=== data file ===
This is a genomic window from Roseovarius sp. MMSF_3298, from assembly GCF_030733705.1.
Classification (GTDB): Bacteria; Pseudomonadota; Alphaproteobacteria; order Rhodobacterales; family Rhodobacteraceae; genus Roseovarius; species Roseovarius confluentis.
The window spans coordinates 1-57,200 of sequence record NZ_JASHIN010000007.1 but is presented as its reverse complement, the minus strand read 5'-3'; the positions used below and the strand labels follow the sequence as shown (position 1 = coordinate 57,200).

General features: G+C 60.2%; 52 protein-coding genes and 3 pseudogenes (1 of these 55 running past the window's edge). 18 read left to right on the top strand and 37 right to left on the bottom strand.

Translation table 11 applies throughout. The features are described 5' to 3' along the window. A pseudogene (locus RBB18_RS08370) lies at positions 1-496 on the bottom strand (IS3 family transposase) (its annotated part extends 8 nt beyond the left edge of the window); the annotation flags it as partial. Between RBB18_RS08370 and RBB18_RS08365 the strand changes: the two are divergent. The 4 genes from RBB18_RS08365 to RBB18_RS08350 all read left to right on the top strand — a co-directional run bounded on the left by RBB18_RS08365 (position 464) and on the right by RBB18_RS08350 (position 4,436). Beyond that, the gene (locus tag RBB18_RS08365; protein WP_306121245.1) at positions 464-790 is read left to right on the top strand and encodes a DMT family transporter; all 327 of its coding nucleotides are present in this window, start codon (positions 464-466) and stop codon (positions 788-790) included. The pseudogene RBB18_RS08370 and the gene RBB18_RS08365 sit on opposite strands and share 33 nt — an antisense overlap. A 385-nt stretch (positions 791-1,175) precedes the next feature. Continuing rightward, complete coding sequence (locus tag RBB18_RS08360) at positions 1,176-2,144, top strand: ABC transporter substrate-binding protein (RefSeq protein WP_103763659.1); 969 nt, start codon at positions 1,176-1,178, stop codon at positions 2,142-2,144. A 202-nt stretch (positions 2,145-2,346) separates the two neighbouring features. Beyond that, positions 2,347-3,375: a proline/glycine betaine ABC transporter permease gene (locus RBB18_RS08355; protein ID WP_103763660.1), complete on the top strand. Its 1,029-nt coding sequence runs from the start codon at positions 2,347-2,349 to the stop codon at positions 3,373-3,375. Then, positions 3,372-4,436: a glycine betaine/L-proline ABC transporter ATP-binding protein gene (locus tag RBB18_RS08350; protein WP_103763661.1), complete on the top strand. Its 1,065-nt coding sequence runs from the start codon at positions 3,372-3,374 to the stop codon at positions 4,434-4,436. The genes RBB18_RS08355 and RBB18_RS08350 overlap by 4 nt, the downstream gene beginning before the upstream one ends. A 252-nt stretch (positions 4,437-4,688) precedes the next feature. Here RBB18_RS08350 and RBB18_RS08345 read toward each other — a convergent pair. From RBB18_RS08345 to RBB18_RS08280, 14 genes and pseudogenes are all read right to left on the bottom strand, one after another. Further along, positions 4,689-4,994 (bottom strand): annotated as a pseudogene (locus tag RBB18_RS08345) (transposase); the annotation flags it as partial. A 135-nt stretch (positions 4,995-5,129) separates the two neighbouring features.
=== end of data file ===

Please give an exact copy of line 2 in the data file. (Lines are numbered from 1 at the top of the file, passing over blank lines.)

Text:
Classification (GTDB): Bacteria; Pseudomonadota; Alphaproteobacteria; order Rhodobacterales; family Rhodobacteraceae; genus Roseovarius; species Roseovarius confluentis.